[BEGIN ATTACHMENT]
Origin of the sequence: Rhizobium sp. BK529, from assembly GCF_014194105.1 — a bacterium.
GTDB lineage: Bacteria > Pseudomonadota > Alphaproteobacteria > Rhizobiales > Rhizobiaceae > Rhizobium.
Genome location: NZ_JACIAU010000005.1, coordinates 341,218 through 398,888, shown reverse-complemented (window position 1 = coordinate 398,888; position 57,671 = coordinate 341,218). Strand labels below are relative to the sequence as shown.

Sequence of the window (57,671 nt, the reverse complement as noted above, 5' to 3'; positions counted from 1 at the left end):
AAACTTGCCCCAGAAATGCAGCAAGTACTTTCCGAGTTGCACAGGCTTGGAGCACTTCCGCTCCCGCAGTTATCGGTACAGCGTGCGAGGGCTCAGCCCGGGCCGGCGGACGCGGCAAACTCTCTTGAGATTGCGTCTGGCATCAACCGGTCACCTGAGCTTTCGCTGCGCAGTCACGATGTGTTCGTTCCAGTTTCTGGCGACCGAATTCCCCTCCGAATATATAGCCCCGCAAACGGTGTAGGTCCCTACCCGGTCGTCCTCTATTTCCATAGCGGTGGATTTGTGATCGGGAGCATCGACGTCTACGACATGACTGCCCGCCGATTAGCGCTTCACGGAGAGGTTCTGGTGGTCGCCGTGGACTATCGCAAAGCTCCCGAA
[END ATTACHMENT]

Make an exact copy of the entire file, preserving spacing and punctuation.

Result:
Origin of the sequence: Rhizobium sp. BK529, from assembly GCF_014194105.1 — a bacterium.
GTDB lineage: Bacteria > Pseudomonadota > Alphaproteobacteria > Rhizobiales > Rhizobiaceae > Rhizobium.
Genome location: NZ_JACIAU010000005.1, coordinates 341,218 through 398,888, shown reverse-complemented (window position 1 = coordinate 398,888; position 57,671 = coordinate 341,218). Strand labels below are relative to the sequence as shown.

Sequence of the window (57,671 nt, the reverse complement as noted above, 5' to 3'; positions counted from 1 at the left end):
AAACTTGCCCCAGAAATGCAGCAAGTACTTTCCGAGTTGCACAGGCTTGGAGCACTTCCGCTCCCGCAGTTATCGGTACAGCGTGCGAGGGCTCAGCCCGGGCCGGCGGACGCGGCAAACTCTCTTGAGATTGCGTCTGGCATCAACCGGTCACCTGAGCTTTCGCTGCGCAGTCACGATGTGTTCGTTCCAGTTTCTGGCGACCGAATTCCCCTCCGAATATATAGCCCCGCAAACGGTGTAGGTCCCTACCCGGTCGTCCTCTATTTCCATAGCGGTGGATTTGTGATCGGGAGCATCGACGTCTACGACATGACTGCCCGCCGATTAGCGCTTCACGGAGAGGTTCTGGTGGTCGCCGTGGACTATCGCAAAGCTCCCGAA